If a patient leaves no guidance, what is the doctor or family to do? There are many decisions to be made. Operate? Intubate? Ventilate? Add more medical interventions? Withhold? Withdraw? Do we assume that a patient wants “everything” or should we assume that they might want what most others have said that they would want in a similar situation?

Many people think their own doctor can make the decisions on their behalf but, in hospitals, often the doctor in charge will be someone they have never met. And it’s so hard for a doctor to know what is in the patient’s best interest without knowing the patient or at least knowing where they are in their life’s journey.

So it’s usually left up to the family to work out how much treatment is too much. Without preparation and discussion beforehand, these can be agonising choices to make on someone else’s behalf.

“Some doctors think that families shouldn’t be burdened with making end-of-life decisions. But when our right to choose is removed we are often very dissatisfied, even when the choices made on our behalf appear reasonable,” says Charlie. “You can see how important it is to write your wishes down using advance directives and advanced care planning.”

From Fighting To Letting Go

Research shows that many families are demanding much more invasive technology than their elderly relative would actually wish for.

In a recent study Charlie presented families with a hypothetical end-of-life scenario. The results were clear: 83% of elderly subjects declined intensive treatment and 76% of their younger relatives also agreed that such treatment was inappropriate. However, when the relatives were presented with a hypothetical emergency situation and asked to make a decision about their parent’s treatment, every one of them then elected to initiate intensive treatment.

Actually, says Charlie, most elderly people fear the process of dying far more than they do the thought of death itself. They don’t want their death to be drawn out and uncomfortable.

But letting go is hard.

“The concepts of acceptance of death have many connotations that are weak … ‘throwing in the towel’, ‘giving up’, ‘not trying’,” says Charlie.

“If we give a family a one-in-whatever chance that a treatment might work – and that might be a thousand or two thousand or ten thousand – they’ll feel compelled to go to that. Unless we’re able to tell a family there is no chance at all, they often feel compelled to keep going.”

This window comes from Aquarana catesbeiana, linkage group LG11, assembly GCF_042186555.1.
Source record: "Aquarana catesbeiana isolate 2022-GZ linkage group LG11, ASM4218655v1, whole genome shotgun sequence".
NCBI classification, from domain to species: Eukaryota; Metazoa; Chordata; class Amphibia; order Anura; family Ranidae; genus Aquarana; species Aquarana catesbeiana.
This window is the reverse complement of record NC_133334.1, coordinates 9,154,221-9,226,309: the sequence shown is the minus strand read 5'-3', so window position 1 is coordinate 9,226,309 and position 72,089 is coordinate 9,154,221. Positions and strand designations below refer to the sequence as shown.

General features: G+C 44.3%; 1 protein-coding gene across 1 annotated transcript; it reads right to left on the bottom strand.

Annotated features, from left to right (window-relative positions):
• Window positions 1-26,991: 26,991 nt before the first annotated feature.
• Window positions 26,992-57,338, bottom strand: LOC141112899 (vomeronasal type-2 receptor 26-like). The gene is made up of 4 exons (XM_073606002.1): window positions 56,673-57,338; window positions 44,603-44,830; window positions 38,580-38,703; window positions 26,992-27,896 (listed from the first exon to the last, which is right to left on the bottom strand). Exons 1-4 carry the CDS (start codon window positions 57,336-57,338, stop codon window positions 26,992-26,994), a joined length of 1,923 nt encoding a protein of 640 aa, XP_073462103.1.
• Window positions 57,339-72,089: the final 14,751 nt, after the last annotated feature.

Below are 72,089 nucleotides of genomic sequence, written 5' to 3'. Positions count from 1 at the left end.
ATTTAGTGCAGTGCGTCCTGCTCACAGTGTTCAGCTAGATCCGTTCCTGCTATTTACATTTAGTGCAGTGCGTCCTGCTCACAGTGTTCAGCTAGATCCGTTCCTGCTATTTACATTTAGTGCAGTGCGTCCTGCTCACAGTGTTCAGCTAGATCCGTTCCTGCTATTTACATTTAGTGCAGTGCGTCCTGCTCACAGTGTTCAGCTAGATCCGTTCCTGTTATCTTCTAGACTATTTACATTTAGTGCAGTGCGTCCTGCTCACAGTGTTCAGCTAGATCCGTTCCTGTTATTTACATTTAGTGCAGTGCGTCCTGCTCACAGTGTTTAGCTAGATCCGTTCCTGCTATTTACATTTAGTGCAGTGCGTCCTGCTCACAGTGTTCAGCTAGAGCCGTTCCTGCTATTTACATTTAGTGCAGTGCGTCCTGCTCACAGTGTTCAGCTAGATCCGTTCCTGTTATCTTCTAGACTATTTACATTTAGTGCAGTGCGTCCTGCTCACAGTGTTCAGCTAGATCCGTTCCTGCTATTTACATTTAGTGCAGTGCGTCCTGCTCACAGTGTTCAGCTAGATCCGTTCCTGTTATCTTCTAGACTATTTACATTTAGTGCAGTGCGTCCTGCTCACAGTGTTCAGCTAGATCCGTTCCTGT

Doctors also often find it very difficult to accept death. Most doctors see their overriding role as that of saving life, rather than that of relieving symptoms. They feel death reflects their personal failure or inadequacy or that it simply confirms that they are not “the best”.

“It is enormously difficult to change from fighting like mad against death to stopping the fighting and accepting it,” says Charlie. “It’s difficult for doctors, it’s difficult for families, it’s difficult for patients. It’s difficult for everybody.”

Have We Forgotten How To Die?

These days most of us are protected from the realities of death and dying. We don’t see it around us, we don’t talk about it, and we don’t have to think about it.

There is plenty of death on TV. But this is mostly violent and unnatural. The natural process of ordinary dying in old age is generally absent from TV shows, and is concealed from our daily lives.

As recently as thirty years ago it was usual for people to die in their own homes, perhaps with a bed set up in the living room. Every child had seen a dead body – probably Grandma or Grandpa – laid out, with the family all around. Now, many people have never seen a dead person.

“We’ve lost the things that people associate with a good death: having your family around you and saying the final things – saying that you love them and hearing that they love you. Technology has taken that away from us,” says Charlie.

He wants a return to some old-fashioned values. He talks passionately in the film of a time, not long past, when “doing everything” for a dying elderly person involved doing special things for them like taking flowers, cooking favourite meals, or just being with them – not subjecting them to ventilation and an array of other invasive medical procedures until death becomes the preferred option.

Charlie believes the time has come for us to pause and consider our choices at the end of our lives. “If treatment can easily cure and restore, then we should take advantage of all that technology can offer. But if treatment will only delay the inevitable, causing discomfort and pain to the patient, with no prospect of a full recovery, then we should be able to let go. Patients, families and medical staff need to remember that ’it is OK to die’.”